Mmm hmm. Perhaps you see my point. And those are just two examples off the top of my head. In the pages here I’ve written about a college teacher who put together a protest that changed the course of civil rights advocacy, a mom who channeled her grief into changing drunk driving laws across the nation, a mom who decided (over cake) to create an advocacy group focused on children with complex medical issues that has had center stage in the fight to keep the ACA, a woman who continued to protest through a thunderstorm and unintentionally inspired a leader who would help end nuclear testing …

The list goes on. And on. And on.

So please – stop basing your decisions on what’s possible based upon other people’s expectations of what you can do. Or upon your own self-doubt. Allow yourself to be the full self you can be.

Who knows – maybe you can lift a car, too.

You’ll never know … unless you really try.

So let’s get to work.

Actions for the Week of March 23, 2021

Tuesday: Get Covered 2021

Did you know that an Executive Order signed by Biden opened up a special three month enrollment period from February 15 to May 15? It’s true! Now we need to do everything we can to get the word out. is a new effort to get the word out about coverage and encourage people to sign up during the enrollment period.

28 million Americans currently are without health insurance. More than half of those uninsured – over 16 million – are eligible for financial help, or for free coverage through Medicaid.

You can encourage your network to visit to learn about the financial options available and be directed to their state marketplace, or to enroll in coverage.

You can also share the tweets, posts, and messages from GetCovered2021’s press kit. Find that HERE.

Wednesday: Get Her Elected

Have you been looking for a way to volunteer for campaigns, but don’t know where/how to get started finding a campaign to help? Do you want to help progressive female candidates specifically? Then I’ve got the right volunteering option for you!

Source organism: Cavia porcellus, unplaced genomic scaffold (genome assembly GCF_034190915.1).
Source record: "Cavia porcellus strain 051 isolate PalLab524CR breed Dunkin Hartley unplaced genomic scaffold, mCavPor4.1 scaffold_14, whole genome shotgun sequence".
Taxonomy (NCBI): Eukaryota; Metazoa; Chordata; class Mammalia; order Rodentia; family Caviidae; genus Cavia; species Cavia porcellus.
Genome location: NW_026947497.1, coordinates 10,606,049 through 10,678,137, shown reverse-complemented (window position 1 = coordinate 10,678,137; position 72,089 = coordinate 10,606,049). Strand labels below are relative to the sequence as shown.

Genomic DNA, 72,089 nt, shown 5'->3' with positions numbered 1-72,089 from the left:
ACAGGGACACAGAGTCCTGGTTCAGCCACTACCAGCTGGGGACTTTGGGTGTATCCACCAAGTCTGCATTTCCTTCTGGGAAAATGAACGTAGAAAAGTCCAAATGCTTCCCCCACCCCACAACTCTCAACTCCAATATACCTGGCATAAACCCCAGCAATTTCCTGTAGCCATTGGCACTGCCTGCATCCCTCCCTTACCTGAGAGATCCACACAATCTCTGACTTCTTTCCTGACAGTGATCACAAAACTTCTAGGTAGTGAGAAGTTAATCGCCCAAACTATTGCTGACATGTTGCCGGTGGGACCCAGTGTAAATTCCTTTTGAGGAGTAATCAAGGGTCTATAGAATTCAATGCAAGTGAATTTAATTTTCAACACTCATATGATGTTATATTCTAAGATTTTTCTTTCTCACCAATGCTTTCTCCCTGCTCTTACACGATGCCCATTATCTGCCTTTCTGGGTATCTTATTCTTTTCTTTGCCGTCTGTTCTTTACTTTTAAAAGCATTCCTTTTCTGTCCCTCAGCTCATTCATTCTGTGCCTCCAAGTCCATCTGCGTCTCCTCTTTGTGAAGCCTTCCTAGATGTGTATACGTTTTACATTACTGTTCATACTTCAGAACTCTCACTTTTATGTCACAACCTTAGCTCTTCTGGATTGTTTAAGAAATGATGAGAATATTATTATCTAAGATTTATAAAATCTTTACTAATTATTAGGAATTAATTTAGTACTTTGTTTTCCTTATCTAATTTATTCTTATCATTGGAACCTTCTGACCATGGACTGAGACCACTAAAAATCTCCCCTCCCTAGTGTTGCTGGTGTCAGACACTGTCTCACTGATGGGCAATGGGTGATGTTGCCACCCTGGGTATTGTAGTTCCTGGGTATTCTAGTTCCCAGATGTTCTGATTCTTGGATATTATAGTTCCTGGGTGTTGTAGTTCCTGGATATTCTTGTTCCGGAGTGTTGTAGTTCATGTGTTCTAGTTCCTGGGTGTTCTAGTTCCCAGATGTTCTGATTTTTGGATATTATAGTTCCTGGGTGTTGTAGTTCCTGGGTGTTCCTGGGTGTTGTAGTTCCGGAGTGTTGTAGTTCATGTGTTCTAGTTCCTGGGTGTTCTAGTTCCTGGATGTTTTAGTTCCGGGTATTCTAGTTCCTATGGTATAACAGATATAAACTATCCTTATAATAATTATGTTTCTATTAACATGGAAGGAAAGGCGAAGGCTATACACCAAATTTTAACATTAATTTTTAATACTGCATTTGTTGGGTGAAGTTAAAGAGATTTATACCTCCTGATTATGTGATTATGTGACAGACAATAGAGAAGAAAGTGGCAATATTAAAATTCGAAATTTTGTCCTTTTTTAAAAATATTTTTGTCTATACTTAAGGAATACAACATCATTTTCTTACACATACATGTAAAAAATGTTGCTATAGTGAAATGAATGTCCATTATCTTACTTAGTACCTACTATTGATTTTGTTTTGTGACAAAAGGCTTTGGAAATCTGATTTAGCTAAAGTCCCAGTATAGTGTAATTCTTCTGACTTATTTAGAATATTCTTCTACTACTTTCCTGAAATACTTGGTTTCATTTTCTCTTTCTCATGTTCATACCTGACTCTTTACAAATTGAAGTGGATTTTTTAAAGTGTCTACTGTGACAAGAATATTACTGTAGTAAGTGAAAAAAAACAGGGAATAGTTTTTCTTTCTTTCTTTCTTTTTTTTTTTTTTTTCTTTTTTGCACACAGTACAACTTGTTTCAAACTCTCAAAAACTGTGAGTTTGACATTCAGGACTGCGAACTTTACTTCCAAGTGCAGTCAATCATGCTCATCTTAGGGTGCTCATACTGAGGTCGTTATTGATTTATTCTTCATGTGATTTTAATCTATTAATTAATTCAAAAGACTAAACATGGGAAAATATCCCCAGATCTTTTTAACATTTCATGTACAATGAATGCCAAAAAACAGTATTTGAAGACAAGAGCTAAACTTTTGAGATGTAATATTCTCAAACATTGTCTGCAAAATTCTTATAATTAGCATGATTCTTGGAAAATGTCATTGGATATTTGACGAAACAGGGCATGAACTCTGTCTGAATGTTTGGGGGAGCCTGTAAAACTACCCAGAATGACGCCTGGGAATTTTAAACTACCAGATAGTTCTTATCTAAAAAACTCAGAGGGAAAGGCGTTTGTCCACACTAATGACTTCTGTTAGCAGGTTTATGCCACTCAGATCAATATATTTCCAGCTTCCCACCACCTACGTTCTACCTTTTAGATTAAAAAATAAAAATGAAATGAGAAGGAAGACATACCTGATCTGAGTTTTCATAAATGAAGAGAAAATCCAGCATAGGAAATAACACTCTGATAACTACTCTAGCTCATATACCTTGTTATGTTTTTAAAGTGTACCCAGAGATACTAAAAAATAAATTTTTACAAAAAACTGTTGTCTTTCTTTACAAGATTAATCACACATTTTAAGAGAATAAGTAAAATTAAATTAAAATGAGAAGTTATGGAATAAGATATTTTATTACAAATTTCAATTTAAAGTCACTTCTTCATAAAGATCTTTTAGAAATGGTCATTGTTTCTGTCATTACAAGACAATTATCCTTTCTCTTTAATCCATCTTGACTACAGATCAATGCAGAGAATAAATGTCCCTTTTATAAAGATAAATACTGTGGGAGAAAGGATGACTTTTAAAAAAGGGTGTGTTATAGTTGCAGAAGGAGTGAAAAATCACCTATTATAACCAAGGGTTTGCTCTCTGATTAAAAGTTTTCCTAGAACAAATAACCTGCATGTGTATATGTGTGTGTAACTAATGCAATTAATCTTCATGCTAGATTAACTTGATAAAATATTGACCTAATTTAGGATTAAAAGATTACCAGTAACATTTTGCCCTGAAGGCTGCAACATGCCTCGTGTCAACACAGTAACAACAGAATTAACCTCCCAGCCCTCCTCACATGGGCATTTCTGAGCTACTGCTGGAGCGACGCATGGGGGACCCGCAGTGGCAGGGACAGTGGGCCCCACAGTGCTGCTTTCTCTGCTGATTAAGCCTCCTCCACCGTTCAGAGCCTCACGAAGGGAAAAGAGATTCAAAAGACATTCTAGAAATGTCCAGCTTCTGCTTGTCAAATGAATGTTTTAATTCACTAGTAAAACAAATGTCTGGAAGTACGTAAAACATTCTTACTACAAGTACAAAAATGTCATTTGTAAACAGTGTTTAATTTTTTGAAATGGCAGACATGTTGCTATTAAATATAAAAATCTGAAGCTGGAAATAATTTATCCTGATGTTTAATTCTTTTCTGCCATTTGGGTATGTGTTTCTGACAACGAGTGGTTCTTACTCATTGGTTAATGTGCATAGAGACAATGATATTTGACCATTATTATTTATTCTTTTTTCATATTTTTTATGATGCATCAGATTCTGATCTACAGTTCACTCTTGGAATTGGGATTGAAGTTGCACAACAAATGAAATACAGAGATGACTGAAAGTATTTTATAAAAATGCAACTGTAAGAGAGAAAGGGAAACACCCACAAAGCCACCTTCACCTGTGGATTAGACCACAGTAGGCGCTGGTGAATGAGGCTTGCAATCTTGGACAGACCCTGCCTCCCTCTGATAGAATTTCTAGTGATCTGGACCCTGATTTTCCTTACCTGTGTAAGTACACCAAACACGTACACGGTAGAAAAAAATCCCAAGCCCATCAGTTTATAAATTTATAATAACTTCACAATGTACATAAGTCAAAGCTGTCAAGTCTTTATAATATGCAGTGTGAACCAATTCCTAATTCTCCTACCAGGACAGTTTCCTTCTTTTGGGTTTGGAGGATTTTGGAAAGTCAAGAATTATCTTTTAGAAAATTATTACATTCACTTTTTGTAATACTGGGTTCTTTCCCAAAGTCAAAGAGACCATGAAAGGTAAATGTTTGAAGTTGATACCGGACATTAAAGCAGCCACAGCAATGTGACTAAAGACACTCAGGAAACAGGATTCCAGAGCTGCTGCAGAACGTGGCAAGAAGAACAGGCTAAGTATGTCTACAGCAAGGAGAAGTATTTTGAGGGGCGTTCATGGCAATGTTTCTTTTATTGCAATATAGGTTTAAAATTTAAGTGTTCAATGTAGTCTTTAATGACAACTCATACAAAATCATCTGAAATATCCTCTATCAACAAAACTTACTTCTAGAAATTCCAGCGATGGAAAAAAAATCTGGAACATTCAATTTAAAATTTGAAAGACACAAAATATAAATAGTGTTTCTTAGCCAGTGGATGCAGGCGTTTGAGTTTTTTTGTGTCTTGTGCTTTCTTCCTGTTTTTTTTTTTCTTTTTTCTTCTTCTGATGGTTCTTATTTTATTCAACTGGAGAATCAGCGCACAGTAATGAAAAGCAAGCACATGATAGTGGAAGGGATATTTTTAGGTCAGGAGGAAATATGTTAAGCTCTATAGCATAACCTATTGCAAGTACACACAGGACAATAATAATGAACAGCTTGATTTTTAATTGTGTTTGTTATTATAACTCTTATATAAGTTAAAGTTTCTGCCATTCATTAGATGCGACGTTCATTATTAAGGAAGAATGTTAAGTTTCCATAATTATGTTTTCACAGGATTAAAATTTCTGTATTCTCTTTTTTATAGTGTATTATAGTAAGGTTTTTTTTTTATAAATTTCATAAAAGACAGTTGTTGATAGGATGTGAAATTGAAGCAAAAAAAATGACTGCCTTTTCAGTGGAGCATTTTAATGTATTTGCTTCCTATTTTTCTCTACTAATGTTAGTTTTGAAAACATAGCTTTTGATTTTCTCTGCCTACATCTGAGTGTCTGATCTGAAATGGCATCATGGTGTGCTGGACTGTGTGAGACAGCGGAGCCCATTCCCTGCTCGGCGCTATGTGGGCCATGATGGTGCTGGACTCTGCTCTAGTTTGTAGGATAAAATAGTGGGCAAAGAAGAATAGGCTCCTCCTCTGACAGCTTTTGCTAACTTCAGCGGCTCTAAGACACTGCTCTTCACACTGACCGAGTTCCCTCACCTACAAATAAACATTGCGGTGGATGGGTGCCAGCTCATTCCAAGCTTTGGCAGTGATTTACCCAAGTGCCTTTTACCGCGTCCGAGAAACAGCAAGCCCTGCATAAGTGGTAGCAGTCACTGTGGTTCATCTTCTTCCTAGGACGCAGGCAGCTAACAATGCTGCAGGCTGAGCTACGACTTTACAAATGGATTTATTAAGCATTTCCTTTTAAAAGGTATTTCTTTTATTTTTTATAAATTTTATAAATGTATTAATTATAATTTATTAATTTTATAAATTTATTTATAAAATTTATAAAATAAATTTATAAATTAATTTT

Get Her Elected is a matchmaker of sorts – putting volunteers in touch with progressive female candidates that need the help those volunteers can provide. It’s a great idea, and so far they have 3,400 volunteers providing all sorts of services – from accounting to writing (and everything in between). Check it out and sign up to lend a hand at:

Thursday: Emerge training: application due March 26!

Don’t forget to remember! Emerge’s regional boot camp training application for the midwest (virtual) camp is due on March 26.

The regional boot camps will all be held virtually for Democratic self-identified women running in the 2021-2022 election cycle.

The boot camps have been developed to give Democratic women the skills they need to turbocharge their campaigns. Top political strategists and trainers will teach attendees critical elements of campaigning, including:

Campaign overview & structure
Developing campaign plan & strategy
Messaging and Media Relations
Social Media
Endorsements & Power Brokers
Field Campaigns
Public Speaking

Check out their boot camps here:

Friday: Call Your Phone Provider

A few weeks ago, our actions centered on the corporations that have donated to the campaign accounts or PACs of insurrectionists. It was an excellent series of actions, and I got a LOT of feedback from you all that you liked it. Wonderful!